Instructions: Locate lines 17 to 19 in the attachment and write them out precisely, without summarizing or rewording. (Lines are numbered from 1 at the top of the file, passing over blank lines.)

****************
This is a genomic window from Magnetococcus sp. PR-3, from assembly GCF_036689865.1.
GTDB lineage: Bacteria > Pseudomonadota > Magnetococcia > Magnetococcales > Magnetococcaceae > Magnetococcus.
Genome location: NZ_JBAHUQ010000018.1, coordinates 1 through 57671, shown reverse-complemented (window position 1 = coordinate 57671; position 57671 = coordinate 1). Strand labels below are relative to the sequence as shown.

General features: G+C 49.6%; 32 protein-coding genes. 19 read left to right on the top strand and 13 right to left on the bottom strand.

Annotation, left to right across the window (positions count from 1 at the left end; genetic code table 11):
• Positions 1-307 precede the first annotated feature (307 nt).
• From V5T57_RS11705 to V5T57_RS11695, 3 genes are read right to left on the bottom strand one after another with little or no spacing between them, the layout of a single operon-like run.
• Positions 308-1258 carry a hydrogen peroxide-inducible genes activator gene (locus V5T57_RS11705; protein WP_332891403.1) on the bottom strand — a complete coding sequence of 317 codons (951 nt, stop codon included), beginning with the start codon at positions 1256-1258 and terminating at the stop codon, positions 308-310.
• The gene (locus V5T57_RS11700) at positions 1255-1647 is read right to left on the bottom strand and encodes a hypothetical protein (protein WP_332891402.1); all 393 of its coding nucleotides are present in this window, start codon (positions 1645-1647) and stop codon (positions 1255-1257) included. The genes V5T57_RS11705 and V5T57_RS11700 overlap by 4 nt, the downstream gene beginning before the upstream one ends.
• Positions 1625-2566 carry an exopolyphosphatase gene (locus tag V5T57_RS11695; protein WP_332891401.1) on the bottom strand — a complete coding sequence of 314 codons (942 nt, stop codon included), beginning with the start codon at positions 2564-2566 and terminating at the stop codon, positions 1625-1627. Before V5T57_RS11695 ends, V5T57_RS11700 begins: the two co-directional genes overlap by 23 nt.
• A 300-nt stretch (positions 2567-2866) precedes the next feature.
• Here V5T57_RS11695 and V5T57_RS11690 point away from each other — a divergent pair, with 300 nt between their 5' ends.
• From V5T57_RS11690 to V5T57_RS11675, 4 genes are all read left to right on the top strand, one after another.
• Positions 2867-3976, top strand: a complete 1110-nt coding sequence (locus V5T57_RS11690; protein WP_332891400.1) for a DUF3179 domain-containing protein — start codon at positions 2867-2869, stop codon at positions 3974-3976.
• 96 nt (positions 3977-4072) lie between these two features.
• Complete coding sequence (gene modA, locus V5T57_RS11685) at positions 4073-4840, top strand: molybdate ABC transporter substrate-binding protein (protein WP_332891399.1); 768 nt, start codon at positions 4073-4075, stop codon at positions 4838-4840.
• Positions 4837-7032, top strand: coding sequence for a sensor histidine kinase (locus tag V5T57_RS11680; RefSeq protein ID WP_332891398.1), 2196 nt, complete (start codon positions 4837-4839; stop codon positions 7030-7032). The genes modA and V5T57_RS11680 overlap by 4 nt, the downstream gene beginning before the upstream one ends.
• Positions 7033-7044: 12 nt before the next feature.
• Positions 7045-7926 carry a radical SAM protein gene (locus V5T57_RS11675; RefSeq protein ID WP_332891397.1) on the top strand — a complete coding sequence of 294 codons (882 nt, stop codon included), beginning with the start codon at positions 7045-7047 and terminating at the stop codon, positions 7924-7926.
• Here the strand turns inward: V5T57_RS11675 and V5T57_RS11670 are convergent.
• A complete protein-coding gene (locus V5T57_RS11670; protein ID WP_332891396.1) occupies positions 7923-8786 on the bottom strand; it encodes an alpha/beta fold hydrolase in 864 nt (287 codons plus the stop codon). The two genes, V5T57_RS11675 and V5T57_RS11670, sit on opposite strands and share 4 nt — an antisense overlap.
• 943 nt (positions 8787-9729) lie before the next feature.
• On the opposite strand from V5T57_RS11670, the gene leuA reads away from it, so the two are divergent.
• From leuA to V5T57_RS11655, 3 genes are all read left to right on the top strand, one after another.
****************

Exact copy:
• Positions 4837-7032, top strand: coding sequence for a sensor histidine kinase (locus tag V5T57_RS11680; RefSeq protein ID WP_332891398.1), 2196 nt, complete (start codon positions 4837-4839; stop codon positions 7030-7032). The genes modA and V5T57_RS11680 overlap by 4 nt, the downstream gene beginning before the upstream one ends.
• Positions 7033-7044: 12 nt before the next feature.
• Positions 7045-7926 carry a radical SAM protein gene (locus V5T57_RS11675; RefSeq protein ID WP_332891397.1) on the top strand — a complete coding sequence of 294 codons (882 nt, stop codon included), beginning with the start codon at positions 7045-7047 and terminating at the stop codon, positions 7924-7926.